Lifestyle Changes

Lifestyle changes positively impact CFS. Along with a healthy diet and eliminating alcohol and nicotine, patients must adhere to an exercise program. For CFS sufferers who are bedbound, physical therapists devise appropriate exercise protocols.

Cognitive Behavioral Therapy

Cognitive behavioral therapy (CBT) focuses on an individual’s thoughts and attitudes and their influence on behav­ iors. CBT helps patients develop coping skills and strategies for everyday activi­ ties. Combining CBT with GET is one of the most effective CFS interventions, with a Cochrane review reporting 40% improvement compared with 26% for usual care. Improvement ended, however, when treatment was terminated.4

Recovery rates vary. Some studies report up to 37% for total recovery and 63% for some level of improvement. One­third of patients relapse within 6 months, however.2 Patients with severe CFS and those with the greatest num­ Patients with severe CFS and those with the greatest number of symptoms have the poorest prognoses. ber of symptoms have the poorest prognoses. The best prognosis is seen in young adults without concomitant psychiatric disorders.4

Counseling Tips

Patients with CFS express 2 important needs: making sense of their illness and managing and develop­ ing strategies for symptom relief.3 Many patients live with frustration, depression, and stress because friends and relatives summarily dis­ miss their symptoms. Many are relieved when they are diagnosed with CFS; it validates the legitimacy of their symptoms. Pharmacists need to be sympathetic and supportive for patients complain­ ing about chronic fatigue. Because many agents have side effects that mimic CFS’s symptoms, counseling begins by review­ ing current medications, including dosages, because patients with CFS are high­ly sensitive to recommended dosages. Table 2 highlights other important points to guide pharmacists when counseling patients with CFS. 

Final Thought

Clinicians’ lack of empathy is a common experience.3 Finding a supportive coun­seling pharmacist can have a strong posi­tive impact on patients who are coping with CFS.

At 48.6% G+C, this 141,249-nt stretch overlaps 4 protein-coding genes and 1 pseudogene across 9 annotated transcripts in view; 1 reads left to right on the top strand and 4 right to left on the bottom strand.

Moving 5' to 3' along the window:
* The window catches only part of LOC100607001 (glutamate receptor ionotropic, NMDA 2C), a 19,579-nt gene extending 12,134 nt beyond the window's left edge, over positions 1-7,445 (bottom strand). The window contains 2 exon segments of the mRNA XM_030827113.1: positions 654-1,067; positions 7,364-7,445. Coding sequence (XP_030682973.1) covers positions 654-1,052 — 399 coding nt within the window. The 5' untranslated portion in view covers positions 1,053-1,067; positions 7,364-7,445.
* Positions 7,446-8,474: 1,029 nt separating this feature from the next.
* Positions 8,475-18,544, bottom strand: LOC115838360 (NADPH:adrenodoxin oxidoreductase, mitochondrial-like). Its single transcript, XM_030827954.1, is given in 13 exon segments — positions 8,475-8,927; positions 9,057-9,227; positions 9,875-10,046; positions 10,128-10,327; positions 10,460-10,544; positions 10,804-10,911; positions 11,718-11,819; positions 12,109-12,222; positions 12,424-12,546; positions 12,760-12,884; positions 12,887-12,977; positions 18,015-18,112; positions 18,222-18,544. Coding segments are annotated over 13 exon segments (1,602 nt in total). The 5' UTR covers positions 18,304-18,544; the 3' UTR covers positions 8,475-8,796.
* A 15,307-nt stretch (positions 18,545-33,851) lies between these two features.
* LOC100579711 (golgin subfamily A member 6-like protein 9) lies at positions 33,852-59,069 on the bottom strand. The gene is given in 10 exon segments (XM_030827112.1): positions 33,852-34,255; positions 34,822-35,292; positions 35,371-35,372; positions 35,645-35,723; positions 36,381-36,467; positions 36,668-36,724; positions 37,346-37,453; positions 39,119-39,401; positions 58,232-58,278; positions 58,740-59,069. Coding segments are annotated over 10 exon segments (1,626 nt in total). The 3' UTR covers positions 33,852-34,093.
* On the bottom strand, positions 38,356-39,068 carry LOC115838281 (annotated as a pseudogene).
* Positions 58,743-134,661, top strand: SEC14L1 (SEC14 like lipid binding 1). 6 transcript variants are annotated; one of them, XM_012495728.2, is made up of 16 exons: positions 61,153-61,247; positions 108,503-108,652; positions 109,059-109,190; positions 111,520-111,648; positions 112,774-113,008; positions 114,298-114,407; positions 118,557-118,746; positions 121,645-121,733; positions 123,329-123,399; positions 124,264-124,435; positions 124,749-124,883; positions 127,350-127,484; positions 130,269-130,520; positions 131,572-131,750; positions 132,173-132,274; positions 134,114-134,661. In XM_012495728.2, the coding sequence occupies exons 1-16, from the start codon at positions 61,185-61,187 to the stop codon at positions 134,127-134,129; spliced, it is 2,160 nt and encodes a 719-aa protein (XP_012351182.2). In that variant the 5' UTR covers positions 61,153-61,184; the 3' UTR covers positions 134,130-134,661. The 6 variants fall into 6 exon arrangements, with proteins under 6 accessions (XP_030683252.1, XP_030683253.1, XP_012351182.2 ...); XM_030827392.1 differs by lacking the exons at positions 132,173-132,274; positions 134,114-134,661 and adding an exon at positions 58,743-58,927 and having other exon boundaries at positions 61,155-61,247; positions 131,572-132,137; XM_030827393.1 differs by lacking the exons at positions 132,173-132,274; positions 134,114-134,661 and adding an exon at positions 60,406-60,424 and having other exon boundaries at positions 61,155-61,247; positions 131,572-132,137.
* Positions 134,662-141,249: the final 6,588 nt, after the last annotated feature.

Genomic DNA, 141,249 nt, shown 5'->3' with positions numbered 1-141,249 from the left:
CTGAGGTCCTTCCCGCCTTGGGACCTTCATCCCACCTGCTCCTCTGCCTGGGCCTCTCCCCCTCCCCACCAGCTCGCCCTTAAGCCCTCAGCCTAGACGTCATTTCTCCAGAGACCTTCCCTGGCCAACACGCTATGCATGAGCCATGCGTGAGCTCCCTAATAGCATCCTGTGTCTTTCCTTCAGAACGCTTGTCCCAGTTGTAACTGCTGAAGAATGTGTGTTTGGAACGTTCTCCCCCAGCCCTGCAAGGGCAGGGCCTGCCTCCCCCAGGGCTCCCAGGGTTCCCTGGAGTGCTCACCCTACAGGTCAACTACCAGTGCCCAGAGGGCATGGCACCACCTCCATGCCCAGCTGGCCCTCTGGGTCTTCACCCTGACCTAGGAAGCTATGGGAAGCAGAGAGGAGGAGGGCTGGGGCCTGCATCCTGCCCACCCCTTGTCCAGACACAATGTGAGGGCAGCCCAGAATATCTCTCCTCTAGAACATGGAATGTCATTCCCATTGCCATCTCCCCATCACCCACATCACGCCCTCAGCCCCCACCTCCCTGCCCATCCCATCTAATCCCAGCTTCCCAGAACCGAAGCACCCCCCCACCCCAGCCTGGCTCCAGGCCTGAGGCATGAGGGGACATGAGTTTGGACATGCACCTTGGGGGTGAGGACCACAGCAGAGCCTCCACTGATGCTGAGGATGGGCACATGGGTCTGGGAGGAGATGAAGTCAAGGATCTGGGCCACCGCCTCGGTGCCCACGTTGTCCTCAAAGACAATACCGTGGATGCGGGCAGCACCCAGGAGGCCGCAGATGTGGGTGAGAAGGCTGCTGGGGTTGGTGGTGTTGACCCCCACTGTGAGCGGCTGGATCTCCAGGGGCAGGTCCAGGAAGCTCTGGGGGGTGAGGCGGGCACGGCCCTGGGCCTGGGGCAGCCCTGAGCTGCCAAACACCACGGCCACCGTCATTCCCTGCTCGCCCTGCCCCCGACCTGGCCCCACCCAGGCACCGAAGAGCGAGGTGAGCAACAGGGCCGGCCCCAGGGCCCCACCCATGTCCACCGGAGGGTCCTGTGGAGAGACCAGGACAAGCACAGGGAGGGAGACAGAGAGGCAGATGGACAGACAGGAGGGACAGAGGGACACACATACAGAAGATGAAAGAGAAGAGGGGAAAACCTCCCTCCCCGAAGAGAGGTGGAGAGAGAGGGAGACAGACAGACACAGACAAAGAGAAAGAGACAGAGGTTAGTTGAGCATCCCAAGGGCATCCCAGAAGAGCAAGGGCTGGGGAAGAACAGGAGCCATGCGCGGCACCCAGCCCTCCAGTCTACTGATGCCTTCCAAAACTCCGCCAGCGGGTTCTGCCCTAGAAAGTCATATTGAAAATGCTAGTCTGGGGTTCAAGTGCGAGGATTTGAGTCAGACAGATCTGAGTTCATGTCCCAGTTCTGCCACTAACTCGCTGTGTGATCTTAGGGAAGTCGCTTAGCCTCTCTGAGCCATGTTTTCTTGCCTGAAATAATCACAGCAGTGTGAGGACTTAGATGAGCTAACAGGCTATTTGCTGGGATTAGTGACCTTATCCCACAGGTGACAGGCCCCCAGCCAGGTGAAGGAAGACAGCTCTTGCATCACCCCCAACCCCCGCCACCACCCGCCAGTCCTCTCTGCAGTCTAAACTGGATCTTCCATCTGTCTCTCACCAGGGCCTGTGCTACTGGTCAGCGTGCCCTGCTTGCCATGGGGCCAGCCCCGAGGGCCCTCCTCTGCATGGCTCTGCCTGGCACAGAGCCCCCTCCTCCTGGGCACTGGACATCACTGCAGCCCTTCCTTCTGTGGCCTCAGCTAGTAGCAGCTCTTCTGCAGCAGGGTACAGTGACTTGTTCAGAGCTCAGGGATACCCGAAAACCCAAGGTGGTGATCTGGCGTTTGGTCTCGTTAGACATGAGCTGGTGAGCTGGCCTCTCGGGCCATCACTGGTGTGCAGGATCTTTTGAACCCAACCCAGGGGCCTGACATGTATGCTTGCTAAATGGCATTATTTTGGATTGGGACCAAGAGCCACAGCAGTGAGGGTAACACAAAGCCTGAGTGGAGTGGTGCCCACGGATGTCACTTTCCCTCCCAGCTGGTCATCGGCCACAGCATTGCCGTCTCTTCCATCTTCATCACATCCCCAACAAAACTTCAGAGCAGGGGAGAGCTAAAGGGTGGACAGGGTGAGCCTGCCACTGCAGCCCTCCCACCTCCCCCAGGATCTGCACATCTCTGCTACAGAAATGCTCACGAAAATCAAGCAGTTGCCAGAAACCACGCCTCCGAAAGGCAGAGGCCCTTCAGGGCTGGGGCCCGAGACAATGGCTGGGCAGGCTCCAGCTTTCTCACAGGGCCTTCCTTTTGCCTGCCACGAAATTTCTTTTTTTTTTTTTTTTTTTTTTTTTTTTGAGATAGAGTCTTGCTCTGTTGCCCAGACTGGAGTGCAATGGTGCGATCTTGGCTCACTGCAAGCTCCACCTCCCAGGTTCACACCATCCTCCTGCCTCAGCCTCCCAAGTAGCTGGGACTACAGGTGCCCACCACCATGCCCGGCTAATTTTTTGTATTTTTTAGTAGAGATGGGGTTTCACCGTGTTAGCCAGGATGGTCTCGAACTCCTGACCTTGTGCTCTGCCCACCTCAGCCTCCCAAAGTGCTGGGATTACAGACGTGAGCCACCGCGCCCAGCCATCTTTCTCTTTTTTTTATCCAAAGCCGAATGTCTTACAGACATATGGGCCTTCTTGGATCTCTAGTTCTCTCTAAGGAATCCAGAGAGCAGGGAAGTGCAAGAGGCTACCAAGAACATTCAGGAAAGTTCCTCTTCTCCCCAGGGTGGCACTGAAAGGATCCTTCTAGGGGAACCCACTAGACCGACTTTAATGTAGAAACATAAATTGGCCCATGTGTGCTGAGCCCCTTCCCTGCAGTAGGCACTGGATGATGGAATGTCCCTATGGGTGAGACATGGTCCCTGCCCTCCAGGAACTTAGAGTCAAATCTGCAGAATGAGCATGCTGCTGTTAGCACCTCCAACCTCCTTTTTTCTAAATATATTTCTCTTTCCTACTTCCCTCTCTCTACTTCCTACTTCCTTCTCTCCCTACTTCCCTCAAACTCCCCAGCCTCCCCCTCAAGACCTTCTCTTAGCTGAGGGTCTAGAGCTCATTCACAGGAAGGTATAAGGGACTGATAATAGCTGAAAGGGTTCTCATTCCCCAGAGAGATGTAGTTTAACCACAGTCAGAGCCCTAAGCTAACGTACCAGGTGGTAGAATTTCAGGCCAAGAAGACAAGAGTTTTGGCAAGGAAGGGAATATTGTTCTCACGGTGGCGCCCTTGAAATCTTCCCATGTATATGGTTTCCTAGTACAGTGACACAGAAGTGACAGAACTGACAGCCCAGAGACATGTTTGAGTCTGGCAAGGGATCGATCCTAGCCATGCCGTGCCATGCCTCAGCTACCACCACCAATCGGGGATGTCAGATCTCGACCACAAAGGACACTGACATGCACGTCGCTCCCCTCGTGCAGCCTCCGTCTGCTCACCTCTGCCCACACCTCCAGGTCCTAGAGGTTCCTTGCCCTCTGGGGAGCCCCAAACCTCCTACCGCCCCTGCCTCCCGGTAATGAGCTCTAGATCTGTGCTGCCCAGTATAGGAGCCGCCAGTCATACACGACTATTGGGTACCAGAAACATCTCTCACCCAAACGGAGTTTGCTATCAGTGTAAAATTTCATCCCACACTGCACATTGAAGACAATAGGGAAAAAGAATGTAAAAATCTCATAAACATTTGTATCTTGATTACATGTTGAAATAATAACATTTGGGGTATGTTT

Dr. Zanni is a psychologist and health systems consultant based in Alexandria, Virginia.


References

1. Centers for Disease Control and Prevention. Chronic fatigue syndrome. www.cdc.gov/cfs/general/index.html. Accessed January 23, 2012.

2. Chronic Fatigue and Immune Dysfunction Association of America. About CFS reach. www.cfids.org/about-cfids/research.asp. Accessed January 25, 2012.

3. Drachler Mde L, Leite JC, Hooper L, et al. The expressed needs of people with chronic fatigue syndrome/myalgic encephalomyelitis: a systematic review. BMC Public Health. 2009;9:458.

4. Avellaneda Fernández A, Pérez Martín A, Izquierdo Martínez M, et al.

Chronic fatigue syndrome: aetiology, diagnosis and treatment. BMC Psychiatry. 2009;9(suppl 1):S1.

5. National Women’s Health Resource Center, Gale Cengage Learning. Chronic fatigue syndrome. March 16, 2005.

6. Chronic Fatigue and Immune Dysfunction Association of America. About CFS treatment. www.cfids.org/about-cfids/treatment.asp. Accessed January 25, 2011.

7. Alraek T, Lee MS, Choi TY, Cao H, Liu J. Complementary and alternative medicine for patients with chronic fatigue syndrome: a systematic review. BMC Complement Altern Med. 2011;11:87.

8. Centers for Disease Control and Prevention. Chronic fatigue syndrome, managing activity and exercise. www.cdc.gov/cfs/general/treatment/managing_activity.html. Accessed January 23, 2012.

9. Natelson B. Treatment FYI: controlling pain. www.cfids.org/cfidslink/2007/100306.pdf. Accessed January 30, 2012.

10. Health & Wellness Resource Center. Chronic fatigue syndrome. CareNotes. February 1, 2011.